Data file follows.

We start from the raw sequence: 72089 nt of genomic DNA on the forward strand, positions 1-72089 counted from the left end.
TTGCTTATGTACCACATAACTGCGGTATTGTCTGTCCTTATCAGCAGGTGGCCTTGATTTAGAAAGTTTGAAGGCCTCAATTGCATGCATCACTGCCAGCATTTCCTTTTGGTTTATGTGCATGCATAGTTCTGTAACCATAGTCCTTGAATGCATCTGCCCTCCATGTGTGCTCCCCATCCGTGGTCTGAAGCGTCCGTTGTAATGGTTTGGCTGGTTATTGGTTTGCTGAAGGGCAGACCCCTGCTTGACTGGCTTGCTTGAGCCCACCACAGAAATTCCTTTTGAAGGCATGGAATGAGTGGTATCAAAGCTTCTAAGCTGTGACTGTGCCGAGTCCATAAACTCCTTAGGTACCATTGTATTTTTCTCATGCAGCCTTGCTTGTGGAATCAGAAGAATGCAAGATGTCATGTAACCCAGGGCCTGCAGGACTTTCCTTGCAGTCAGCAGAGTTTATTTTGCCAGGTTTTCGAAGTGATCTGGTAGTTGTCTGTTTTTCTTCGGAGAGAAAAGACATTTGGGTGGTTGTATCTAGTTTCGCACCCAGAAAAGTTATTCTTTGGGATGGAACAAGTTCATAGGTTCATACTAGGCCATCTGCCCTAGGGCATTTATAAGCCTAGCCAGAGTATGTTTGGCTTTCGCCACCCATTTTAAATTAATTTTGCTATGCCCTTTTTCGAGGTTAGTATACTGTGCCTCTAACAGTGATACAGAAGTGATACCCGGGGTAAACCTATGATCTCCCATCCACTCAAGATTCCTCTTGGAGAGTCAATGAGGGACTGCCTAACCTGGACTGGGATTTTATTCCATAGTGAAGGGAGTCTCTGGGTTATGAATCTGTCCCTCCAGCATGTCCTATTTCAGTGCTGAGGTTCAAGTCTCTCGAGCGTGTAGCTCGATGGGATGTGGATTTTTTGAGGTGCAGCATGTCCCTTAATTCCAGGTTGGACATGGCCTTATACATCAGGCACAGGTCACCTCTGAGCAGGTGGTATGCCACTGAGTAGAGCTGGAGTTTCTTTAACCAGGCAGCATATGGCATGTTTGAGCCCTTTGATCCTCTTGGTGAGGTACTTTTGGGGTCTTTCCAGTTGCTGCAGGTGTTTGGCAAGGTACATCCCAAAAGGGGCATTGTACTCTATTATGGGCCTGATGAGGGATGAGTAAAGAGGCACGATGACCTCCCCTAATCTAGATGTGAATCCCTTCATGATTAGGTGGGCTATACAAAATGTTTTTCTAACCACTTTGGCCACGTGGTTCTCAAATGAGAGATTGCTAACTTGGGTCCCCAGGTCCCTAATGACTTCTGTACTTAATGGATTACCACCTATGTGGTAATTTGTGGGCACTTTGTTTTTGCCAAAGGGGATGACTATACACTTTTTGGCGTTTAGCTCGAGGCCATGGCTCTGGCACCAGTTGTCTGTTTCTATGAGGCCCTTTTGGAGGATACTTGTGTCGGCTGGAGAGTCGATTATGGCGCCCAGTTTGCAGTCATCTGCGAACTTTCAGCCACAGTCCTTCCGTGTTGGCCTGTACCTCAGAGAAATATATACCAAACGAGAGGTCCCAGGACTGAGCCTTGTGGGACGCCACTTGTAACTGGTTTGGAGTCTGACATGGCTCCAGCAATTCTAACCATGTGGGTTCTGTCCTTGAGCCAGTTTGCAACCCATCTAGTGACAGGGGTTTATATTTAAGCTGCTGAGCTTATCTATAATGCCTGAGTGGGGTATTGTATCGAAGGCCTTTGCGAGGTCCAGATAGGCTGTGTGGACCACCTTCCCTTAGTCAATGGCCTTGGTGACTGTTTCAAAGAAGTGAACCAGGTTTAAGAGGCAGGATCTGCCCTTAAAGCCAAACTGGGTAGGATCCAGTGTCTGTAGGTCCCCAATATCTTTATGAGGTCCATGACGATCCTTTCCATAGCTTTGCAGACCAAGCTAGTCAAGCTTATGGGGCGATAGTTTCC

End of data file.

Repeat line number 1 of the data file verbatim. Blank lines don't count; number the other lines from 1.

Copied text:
We start from the raw sequence: 72089 nt of genomic DNA on the forward strand, positions 1-72089 counted from the left end.